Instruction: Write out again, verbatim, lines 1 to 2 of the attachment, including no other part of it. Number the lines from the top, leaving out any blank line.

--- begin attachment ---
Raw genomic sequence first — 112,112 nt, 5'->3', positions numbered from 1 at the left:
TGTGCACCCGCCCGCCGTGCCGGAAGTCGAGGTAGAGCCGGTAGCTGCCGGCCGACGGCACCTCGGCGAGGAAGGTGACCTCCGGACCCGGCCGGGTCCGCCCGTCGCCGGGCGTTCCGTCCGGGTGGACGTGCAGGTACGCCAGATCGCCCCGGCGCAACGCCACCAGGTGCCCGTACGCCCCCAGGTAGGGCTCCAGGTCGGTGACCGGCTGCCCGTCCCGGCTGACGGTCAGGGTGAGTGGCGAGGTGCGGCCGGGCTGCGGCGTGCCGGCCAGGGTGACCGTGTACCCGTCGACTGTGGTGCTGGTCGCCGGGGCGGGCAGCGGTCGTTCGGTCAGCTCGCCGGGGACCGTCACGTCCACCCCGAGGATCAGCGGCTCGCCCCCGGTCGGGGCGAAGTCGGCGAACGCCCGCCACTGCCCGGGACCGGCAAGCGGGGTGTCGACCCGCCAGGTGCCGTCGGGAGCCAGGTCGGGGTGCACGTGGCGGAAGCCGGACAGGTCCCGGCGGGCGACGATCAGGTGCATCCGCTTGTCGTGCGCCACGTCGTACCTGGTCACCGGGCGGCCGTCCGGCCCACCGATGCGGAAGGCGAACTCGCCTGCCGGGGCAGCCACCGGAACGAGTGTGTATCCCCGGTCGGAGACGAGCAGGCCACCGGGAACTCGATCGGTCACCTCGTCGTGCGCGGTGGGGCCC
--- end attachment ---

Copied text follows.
Raw genomic sequence first — 112,112 nt, 5'->3', positions numbered from 1 at the left:
TGTGCACCCGCCCGCCGTGCCGGAAGTCGAGGTAGAGCCGGTAGCTGCCGGCCGACGGCACCTCGGCGAGGAAGGTGACCTCCGGACCCGGCCGGGTCCGCCCGTCGCCGGGCGTTCCGTCCGGGTGGACGTGCAGGTACGCCAGATCGCCCCGGCGCAACGCCACCAGGTGCCCGTACGCCCCCAGGTAGGGCTCCAGGTCGGTGACCGGCTGCCCGTCCCGGCTGACGGTCAGGGTGAGTGGCGAGGTGCGGCCGGGCTGCGGCGTGCCGGCCAGGGTGACCGTGTACCCGTCGACTGTGGTGCTGGTCGCCGGGGCGGGCAGCGGTCGTTCGGTCAGCTCGCCGGGGACCGTCACGTCCACCCCGAGGATCAGCGGCTCGCCCCCGGTCGGGGCGAAGTCGGCGAACGCCCGCCACTGCCCGGGACCGGCAAGCGGGGTGTCGACCCGCCAGGTGCCGTCGGGAGCCAGGTCGGGGTGCACGTGGCGGAAGCCGGACAGGTCCCGGCGGGCGACGATCAGGTGCATCCGCTTGTCGTGCGCCACGTCGTACCTGGTCACCGGGCGGCCGTCCGGCCCACCGATGCGGAAGGCGAACTCGCCTGCCGGGGCAGCCACCGGAACGAGTGTGTATCCCCGGTCGGAGACGAGCAGGCCACCGGGAACTCGATCGGTCACCTCGTCGTGCGCGGTGGGGCCC